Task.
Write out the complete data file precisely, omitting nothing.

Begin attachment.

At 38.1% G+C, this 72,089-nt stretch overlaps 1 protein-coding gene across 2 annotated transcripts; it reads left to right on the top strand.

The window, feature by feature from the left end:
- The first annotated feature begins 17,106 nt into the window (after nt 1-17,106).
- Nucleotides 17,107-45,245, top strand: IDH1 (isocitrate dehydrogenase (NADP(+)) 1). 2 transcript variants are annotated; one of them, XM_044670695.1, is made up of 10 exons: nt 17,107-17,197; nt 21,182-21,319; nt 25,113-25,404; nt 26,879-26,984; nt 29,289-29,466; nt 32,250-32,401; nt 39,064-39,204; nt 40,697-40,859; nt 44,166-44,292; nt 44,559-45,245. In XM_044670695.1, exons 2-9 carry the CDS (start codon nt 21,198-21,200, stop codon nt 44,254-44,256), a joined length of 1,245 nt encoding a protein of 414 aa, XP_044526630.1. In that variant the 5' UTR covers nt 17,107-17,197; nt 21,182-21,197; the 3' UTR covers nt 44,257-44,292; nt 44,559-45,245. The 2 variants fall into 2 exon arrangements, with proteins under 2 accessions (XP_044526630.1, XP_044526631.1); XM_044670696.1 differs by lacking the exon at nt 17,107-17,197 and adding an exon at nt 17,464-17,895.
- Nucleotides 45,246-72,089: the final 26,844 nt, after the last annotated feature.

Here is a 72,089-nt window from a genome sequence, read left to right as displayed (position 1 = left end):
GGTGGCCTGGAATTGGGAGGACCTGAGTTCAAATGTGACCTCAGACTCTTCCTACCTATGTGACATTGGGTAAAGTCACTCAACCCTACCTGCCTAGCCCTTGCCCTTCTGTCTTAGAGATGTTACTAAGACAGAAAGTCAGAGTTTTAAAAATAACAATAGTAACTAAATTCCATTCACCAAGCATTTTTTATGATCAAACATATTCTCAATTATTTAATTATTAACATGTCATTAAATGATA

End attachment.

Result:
At 38.1% G+C, this 72,089-nt stretch overlaps 1 protein-coding gene across 2 annotated transcripts; it reads left to right on the top strand.

The window, feature by feature from the left end:
- The first annotated feature begins 17,106 nt into the window (after nt 1-17,106).
- Nucleotides 17,107-45,245, top strand: IDH1 (isocitrate dehydrogenase (NADP(+)) 1). 2 transcript variants are annotated; one of them, XM_044670695.1, is made up of 10 exons: nt 17,107-17,197; nt 21,182-21,319; nt 25,113-25,404; nt 26,879-26,984; nt 29,289-29,466; nt 32,250-32,401; nt 39,064-39,204; nt 40,697-40,859; nt 44,166-44,292; nt 44,559-45,245. In XM_044670695.1, exons 2-9 carry the CDS (start codon nt 21,198-21,200, stop codon nt 44,254-44,256), a joined length of 1,245 nt encoding a protein of 414 aa, XP_044526630.1. In that variant the 5' UTR covers nt 17,107-17,197; nt 21,182-21,197; the 3' UTR covers nt 44,257-44,292; nt 44,559-45,245. The 2 variants fall into 2 exon arrangements, with proteins under 2 accessions (XP_044526630.1, XP_044526631.1); XM_044670696.1 differs by lacking the exon at nt 17,107-17,197 and adding an exon at nt 17,464-17,895.
- Nucleotides 45,246-72,089: the final 26,844 nt, after the last annotated feature.

Here is a 72,089-nt window from a genome sequence, read left to right as displayed (position 1 = left end):
GGTGGCCTGGAATTGGGAGGACCTGAGTTCAAATGTGACCTCAGACTCTTCCTACCTATGTGACATTGGGTAAAGTCACTCAACCCTACCTGCCTAGCCCTTGCCCTTCTGTCTTAGAGATGTTACTAAGACAGAAAGTCAGAGTTTTAAAAATAACAATAGTAACTAAATTCCATTCACCAAGCATTTTTTATGATCAAACATATTCTCAATTATTTAATTATTAACATGTCATTAAATGATA